Surface imaging was performed with an inverted microscope (Olympus IX-81, Olympus Corp., Shinjuku, Japan) in widefield illumination mode. For excitation, lasers at 488 nm and 639 nm (Sapphire 488-200 and Obis 637-140, Coherent Inc., Santa Clara, USA) were focused into the back-focal plane of an oil-immersion objective (Olympus UApoN, 100×, NA = 1.49, Olympus Corp., Shinjuku, Japan). The fluorescent light was collected with the same objective and passed through a dual-band dichroic mirror as well as a dual-band emission filter (ZT488/640rpc and ZET488/640 m, Chroma Technology Corp, Bellows Falls, USA). Simultaneous dual-colour imaging was implemented with an image splitter (Optosplit II, Cairn Research Ltd, Faversham, UK, dichroic mirror DCLP 600DCXR, Omega Optical Inc, Brattleboro, USA) on an EMCCD camera (Andor iXon Ultra 888, Andor Technology Ltd., Belfast, UK)) with an additional emission filter in the red channel (ET655lp, Omega Optical Inc, Brattleboro, USA).
An oxygen scavenger solution was added (20 U/ml glucose oxidase, 200 U/ml catalase, 1% w/v glucose in Tico buffer) and images were acquired for 1.5 s at 10 mW (blue) and 7.5 mW (red) excitation power. For data analysis, we used self-written Matlab routines (Mathworks, Natick, USA). In both channels, individual and colocalised signals (of multi-labelled ribosomes and single GFPem molecules) were identified taking into account chromatic aberrations.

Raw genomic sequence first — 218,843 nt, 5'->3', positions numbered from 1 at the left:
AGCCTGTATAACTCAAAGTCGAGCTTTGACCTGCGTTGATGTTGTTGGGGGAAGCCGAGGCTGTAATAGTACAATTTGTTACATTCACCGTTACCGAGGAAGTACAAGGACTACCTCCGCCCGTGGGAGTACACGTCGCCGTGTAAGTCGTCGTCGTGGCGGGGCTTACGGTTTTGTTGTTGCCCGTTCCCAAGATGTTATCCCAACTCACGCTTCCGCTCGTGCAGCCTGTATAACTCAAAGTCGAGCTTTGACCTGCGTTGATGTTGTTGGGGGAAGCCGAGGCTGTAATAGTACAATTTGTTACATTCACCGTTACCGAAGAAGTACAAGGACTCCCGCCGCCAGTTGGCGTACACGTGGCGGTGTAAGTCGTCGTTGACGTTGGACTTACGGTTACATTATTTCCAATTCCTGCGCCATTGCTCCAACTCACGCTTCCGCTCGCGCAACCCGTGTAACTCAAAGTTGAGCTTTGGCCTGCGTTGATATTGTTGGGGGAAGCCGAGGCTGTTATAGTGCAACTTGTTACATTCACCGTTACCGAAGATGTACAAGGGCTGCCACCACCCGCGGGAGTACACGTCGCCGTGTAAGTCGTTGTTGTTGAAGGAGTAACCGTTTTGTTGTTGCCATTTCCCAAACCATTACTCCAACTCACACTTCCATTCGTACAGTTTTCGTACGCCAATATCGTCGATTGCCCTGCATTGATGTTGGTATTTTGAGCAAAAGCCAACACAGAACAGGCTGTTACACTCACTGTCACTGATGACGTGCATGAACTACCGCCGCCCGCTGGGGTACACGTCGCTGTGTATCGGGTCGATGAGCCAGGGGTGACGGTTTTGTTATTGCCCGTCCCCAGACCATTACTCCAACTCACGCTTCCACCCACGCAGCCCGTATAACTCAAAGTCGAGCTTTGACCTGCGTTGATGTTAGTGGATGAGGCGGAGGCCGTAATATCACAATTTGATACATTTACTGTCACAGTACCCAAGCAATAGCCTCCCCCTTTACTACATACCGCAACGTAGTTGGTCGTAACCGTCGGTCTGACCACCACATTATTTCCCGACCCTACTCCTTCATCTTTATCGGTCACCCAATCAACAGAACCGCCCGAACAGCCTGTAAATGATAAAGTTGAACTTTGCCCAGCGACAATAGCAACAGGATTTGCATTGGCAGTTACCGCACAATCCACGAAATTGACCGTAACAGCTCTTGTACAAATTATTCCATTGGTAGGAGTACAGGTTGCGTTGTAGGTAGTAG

Activity and stalling efficiency calculations
For TCCD and colocalisation microscopy the activity is given by:
Similarly, the stalling efficiency is given by:
How to cite this article: Kempf, N. et al. A Novel Method to Evaluate Ribosomal Performance in Cell-Free Protein Synthesis Systems. Sci. Rep. 7, 46753; doi: 10.1038/srep46753 (2017).
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C.R. and H.H. acknowledge support by the International Helmholtz Research School of Biophysics and Soft Matter. The authors would like to thank Daryan Kempe for his assistance with the FCS measurements and the corresponding data analysis, Dominik Wöll for helpful discussions about image analysis routines, as well as Prof. Georg Büldt for generous support during the initial phase of this project.
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Frontiers in Microbiology (2018)